Do female fund managers manage differently?

Women and men differ in their investment behavior and risk tolerance – the psychology and economics literature has documented this difference. Consequently, women are less likely to become investors, and when they do, they choose less risky investments. But is this a pure gender effect? What about the impact of education, or environment?

In 2003, Atkinson, Baird, and Frye addressed these questions in a seminal article that sparked off a multitude of further research. The authors compared risk measures and performance for male and female fund managers.

No risk or performance differences…

So, do female fund managers manage differently? No, they don’t!  To control for all effects except gender, Atkinson et al. match 72 bond funds managed by female managers to bond funds managed by male managers on manager tenure (to capture asset management experience), fund size and style (to capture performance differences due to economies of scale and investment universe), and then compute performance and risk measures. Total return, performance rank, Sharpe ratio, return standard deviation – none of these measures differ significantly.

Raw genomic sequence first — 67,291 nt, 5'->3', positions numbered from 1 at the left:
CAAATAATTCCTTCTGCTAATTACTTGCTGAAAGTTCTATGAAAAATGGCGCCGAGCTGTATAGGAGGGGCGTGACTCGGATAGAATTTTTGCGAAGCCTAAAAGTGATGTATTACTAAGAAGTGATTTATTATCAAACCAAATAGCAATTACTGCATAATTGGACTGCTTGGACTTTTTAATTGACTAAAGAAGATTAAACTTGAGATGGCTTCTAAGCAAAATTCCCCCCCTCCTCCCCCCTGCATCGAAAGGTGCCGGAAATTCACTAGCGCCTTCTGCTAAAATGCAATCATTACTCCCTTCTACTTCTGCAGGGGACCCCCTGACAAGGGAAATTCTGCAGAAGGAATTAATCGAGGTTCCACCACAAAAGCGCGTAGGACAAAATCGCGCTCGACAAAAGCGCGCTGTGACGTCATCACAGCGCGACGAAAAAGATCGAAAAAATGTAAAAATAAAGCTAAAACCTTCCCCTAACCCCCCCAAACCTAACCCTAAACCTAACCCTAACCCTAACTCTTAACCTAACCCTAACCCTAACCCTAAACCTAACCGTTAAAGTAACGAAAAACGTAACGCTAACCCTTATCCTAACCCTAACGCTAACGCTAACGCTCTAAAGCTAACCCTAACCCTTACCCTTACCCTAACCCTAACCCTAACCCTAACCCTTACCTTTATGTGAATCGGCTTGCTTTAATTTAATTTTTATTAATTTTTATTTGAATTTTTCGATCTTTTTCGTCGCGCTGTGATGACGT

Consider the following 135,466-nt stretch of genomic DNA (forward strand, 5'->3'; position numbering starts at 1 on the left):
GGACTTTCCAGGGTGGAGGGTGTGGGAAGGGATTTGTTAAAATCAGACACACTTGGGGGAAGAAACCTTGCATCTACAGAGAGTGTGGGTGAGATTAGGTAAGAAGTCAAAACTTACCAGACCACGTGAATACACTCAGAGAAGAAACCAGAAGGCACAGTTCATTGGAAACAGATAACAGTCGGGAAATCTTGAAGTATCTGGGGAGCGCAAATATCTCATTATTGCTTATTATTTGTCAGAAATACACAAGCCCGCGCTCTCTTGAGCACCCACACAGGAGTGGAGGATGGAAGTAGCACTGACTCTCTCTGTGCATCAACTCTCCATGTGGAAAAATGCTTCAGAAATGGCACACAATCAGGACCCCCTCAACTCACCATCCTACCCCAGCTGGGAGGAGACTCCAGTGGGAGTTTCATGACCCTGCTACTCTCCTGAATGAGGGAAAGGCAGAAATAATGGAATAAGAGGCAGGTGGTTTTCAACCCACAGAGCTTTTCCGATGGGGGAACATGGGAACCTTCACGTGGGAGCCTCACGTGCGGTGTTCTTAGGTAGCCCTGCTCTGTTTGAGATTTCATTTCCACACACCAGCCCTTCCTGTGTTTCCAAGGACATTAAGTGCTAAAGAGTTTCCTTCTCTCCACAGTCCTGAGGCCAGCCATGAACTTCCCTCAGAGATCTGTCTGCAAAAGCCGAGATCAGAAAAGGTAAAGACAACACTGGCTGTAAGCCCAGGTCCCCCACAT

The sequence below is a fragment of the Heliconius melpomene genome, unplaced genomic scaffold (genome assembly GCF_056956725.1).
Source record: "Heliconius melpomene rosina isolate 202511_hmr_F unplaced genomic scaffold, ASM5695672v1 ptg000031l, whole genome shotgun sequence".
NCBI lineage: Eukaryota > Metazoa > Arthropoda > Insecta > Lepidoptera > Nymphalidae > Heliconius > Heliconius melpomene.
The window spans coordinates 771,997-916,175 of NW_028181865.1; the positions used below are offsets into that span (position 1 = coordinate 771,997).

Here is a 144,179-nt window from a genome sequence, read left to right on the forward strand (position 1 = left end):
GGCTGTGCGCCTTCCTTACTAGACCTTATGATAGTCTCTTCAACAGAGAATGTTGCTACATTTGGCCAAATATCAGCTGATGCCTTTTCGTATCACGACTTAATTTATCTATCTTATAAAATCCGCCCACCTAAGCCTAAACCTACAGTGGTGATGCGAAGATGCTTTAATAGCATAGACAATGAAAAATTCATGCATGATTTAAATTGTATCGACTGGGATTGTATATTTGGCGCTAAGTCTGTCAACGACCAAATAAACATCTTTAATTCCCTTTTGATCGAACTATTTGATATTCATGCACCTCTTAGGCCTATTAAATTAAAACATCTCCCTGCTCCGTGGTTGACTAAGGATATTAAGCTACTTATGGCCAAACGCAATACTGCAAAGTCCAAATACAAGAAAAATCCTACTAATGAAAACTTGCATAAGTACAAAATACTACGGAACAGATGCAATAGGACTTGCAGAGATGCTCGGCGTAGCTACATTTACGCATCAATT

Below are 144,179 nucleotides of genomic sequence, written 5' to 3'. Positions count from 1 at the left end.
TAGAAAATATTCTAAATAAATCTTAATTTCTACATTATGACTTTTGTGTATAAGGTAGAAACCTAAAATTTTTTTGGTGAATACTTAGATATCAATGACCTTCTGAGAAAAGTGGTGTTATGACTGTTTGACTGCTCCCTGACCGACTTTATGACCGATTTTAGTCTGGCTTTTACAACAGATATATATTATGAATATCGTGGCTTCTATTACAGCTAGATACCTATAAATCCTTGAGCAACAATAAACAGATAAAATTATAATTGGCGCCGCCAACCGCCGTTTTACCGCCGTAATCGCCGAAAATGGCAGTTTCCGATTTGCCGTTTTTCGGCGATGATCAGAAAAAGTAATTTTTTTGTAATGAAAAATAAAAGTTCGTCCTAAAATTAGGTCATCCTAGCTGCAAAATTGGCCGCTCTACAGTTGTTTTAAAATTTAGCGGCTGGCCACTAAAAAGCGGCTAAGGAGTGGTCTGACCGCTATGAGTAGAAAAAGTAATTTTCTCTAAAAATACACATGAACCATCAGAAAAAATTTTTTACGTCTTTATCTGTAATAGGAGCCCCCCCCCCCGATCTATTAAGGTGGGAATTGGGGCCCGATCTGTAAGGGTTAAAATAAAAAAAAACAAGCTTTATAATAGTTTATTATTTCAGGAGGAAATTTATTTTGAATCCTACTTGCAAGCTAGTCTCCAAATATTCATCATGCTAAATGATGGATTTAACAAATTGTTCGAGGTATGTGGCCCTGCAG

Total return [% p.a.] Performance rank Sharpe ratio Return standard deviation
Male managers 5.99 54.07 -0.21 4.03
Female managers 6.41 49.21 -0.15 4.07
p-value 0.64 0.29 0.49 0.95
Table 1: Performance and risk measures, Source: Table 3 of Atkinson et al. (2003)

 … but different reactions of investors

But, there is a difference between female- and male-managed funds in terms of net flows into funds. Flows into female-managed funds are significantly lower than those into male-managed funds.

Male fund managers Female fund managers p-value
Normalized asset flows 0.646 0.163  0.01
Table 2: Net fund flows as a fraction of fund assets, Source: Table 5 of Atkinson et al. (2003)

So, mutual fund investors seem to use gender as an investment criterion. This is one explanation why asset management firms (whose profit is closely correlated with assets under management) employ few female fund managers.

To learn more about this topic, check out the original article: Atkinson, Baird and Frye (2003): Do Female Mutual Fund Managers Manage Differently?, Journal of Financial Research, Vol. 26, No. 1, pp. 1-18.

Author: Linda Klingler